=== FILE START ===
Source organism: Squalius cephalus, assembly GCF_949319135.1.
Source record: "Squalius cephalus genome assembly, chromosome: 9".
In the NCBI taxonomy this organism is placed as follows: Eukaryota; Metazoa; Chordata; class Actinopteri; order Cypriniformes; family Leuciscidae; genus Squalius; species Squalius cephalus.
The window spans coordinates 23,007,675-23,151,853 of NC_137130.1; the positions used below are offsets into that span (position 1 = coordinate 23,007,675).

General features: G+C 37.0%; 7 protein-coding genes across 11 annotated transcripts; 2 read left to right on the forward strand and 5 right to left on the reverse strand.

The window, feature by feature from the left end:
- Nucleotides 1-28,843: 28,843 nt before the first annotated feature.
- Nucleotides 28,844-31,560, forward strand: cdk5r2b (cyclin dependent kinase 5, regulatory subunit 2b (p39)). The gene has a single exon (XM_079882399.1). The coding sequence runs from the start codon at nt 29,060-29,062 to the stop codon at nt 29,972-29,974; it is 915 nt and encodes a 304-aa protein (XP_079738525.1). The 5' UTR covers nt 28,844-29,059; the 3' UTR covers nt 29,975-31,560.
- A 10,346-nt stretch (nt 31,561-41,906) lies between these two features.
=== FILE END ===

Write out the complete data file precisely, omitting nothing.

Source organism: Squalius cephalus, assembly GCF_949319135.1.
Source record: "Squalius cephalus genome assembly, chromosome: 9".
In the NCBI taxonomy this organism is placed as follows: Eukaryota; Metazoa; Chordata; class Actinopteri; order Cypriniformes; family Leuciscidae; genus Squalius; species Squalius cephalus.
The window spans coordinates 23,007,675-23,151,853 of NC_137130.1; the positions used below are offsets into that span (position 1 = coordinate 23,007,675).

General features: G+C 37.0%; 7 protein-coding genes across 11 annotated transcripts; 2 read left to right on the forward strand and 5 right to left on the reverse strand.

The window, feature by feature from the left end:
- Nucleotides 1-28,843: 28,843 nt before the first annotated feature.
- Nucleotides 28,844-31,560, forward strand: cdk5r2b (cyclin dependent kinase 5, regulatory subunit 2b (p39)). The gene has a single exon (XM_079882399.1). The coding sequence runs from the start codon at nt 29,060-29,062 to the stop codon at nt 29,972-29,974; it is 915 nt and encodes a 304-aa protein (XP_079738525.1). The 5' UTR covers nt 28,844-29,059; the 3' UTR covers nt 29,975-31,560.
- A 10,346-nt stretch (nt 31,561-41,906) lies between these two features.